They then sold off the patent, crushed almost all the cars and sat on the technology doing nothing with it for years. I would be so happy to be driving an EV4 or 5 right now.
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Old 04-30-2009, 11:39 AM   #30
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. . . GM especially has had a habit of fighting the last war, the latest example is the release of the retro Camaro in response to the retro Mustang released two years prior.
Their next example of GM driving by looking in the rear-view mirror will be the Chevy Volt. A gaping investment resource pit that will not produce a car that can be sold at a price the market will support. But, our present Congress and Executive Branch will love it, so we'll probably all be buying them--as taxpayers, and for our neighbors.
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Old 04-30-2009, 11:51 AM   #31
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One wonderful exception of that is the EV1. GM, in my mind, had the best EV vehicle at the time. They owned a portion of the patent for the large size nickle batteries and a great 1st and 2nd generation product.
They then sold off the patent, crushed almost all the cars and sat on the technology doing nothing with it for years. I would be so happy to be driving an EV4 or 5 right now."

You mean the patent that Chevron now owns?

There is no shortage of examples of extraordinarily poor judgement by the US automakers. One shining example: the big three were given a $1 Billion grant in 1993 to develop hybrid/electric cars - they developped prototypes but never went into production. Toyota, fearing competition, developped the Prius with no public support whatsoever. Some companies are really too stupid to live.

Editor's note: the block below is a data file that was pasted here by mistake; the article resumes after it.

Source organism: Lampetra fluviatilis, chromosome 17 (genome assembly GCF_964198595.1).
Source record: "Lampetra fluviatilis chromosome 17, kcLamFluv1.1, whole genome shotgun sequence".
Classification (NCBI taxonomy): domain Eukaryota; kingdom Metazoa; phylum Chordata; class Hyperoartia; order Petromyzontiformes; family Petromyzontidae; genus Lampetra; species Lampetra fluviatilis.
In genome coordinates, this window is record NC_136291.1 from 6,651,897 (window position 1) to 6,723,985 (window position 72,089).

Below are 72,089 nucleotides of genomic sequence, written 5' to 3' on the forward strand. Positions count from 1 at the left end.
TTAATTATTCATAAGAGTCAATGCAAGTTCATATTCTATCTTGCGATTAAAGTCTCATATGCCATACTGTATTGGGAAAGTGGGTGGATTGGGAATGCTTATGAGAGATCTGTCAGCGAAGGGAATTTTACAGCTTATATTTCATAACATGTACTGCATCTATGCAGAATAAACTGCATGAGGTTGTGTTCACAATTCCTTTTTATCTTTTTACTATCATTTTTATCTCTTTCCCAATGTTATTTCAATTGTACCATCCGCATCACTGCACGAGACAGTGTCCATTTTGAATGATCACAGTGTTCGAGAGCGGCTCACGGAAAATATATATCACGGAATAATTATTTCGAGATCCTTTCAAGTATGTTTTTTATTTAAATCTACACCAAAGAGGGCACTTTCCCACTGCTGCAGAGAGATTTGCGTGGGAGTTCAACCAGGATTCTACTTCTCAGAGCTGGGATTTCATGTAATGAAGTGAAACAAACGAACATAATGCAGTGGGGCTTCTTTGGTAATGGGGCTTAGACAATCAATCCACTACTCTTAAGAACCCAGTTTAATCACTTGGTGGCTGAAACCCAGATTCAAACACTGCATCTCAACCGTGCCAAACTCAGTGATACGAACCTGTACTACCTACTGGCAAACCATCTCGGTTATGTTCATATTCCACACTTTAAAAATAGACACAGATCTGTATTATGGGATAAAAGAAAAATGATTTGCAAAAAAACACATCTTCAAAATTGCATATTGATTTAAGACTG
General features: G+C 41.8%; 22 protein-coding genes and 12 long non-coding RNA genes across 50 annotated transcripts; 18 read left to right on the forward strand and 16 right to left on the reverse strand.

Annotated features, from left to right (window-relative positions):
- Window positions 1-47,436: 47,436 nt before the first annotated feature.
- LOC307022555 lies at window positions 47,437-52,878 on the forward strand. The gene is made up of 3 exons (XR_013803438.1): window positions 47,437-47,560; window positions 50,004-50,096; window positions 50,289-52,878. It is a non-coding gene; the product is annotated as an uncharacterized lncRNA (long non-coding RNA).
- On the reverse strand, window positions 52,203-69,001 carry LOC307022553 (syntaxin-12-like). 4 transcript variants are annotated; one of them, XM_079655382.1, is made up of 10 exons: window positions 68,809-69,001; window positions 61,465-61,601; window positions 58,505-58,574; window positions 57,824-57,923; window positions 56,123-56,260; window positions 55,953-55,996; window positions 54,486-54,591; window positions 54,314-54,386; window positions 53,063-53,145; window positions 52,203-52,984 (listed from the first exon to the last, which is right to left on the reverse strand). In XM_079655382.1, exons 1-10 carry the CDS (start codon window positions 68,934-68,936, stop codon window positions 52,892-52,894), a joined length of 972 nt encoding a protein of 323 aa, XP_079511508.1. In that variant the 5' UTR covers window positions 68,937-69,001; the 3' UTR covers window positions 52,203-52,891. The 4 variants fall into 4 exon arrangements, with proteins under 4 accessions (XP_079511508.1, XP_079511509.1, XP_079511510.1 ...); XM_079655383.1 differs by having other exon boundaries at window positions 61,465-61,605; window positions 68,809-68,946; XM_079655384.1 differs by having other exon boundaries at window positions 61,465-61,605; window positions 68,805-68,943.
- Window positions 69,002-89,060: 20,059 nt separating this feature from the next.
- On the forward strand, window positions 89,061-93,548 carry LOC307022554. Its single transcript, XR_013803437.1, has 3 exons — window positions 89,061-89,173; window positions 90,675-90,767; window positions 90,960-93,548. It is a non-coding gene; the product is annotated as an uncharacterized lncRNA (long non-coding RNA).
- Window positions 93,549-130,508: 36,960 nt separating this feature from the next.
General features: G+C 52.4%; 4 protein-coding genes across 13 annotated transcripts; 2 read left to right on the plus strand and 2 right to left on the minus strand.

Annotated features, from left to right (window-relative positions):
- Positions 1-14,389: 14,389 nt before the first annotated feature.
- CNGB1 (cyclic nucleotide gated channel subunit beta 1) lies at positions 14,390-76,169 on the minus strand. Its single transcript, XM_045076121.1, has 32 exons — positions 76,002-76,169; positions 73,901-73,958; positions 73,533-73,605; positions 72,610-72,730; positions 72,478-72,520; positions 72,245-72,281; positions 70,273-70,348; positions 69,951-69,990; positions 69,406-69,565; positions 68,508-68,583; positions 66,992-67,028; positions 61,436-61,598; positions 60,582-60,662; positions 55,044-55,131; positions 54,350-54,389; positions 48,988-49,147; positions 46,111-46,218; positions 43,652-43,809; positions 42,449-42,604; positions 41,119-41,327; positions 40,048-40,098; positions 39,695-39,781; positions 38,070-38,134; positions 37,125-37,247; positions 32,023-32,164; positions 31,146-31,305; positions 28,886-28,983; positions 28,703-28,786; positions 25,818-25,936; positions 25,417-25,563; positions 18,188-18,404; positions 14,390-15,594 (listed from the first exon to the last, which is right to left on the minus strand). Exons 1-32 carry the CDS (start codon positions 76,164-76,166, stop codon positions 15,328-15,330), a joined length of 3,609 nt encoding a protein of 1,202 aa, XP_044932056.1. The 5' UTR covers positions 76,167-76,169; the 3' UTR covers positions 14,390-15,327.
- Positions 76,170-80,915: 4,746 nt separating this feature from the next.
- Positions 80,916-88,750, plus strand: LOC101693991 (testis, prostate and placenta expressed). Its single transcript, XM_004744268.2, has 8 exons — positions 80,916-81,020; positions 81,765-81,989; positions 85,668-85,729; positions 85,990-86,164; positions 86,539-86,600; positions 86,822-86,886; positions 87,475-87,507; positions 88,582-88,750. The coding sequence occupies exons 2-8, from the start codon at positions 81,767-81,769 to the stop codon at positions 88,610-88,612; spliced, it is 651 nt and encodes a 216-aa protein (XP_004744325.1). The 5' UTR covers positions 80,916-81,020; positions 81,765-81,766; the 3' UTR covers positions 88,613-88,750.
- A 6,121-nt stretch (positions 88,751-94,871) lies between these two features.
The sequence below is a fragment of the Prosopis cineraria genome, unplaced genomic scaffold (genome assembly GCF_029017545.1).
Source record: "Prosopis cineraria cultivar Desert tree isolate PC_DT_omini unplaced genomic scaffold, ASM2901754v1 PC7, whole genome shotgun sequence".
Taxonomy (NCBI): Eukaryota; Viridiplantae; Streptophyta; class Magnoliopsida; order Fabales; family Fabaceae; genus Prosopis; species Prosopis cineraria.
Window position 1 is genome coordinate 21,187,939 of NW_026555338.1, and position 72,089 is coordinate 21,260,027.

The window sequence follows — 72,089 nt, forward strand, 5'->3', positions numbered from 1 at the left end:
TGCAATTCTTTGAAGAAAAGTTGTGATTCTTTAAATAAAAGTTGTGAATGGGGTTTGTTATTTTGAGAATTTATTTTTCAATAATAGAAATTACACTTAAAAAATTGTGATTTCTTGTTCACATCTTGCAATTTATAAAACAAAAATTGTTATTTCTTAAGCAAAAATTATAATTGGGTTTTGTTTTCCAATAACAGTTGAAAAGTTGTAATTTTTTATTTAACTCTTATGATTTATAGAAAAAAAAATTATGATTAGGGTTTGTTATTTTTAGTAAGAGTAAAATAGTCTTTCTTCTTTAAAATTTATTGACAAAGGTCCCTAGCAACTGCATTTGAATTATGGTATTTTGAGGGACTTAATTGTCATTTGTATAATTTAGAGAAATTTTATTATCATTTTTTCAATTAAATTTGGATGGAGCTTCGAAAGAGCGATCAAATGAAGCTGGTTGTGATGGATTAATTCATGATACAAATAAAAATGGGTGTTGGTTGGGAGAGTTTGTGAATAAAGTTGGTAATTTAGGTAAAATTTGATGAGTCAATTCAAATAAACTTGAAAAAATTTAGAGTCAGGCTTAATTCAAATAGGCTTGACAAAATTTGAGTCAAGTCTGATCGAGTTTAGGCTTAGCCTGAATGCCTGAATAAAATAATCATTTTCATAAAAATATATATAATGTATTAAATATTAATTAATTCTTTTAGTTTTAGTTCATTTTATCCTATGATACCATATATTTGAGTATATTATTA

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Old 04-30-2009, 02:11 PM   #32
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Some great thoughts out there on how the auto companies screwed up in the past. All good points which brings me to future of the industry in the U.S. How do you feel about the future of the hydrogen fuel cell as a power source? I wish I could remember the TV show about a year ago (maybe Discovery Channel) regarding Iceland going 100% hydrogen by the year 2020(?). I say 2020 because I just can't remember the details but their government has a mandate that they will be totally off fossil fuels by that time. They are changing everything over including fueling stations. Wonder how that effort is progressing. Let me know any knowledge you have of this country's changeover. This is where I think the U.S. should be looking long term. (signed: a disappointed, frustrated, retired GM engineer). Boy am I glad I'm retired.
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Old 04-30-2009, 02:37 PM   #33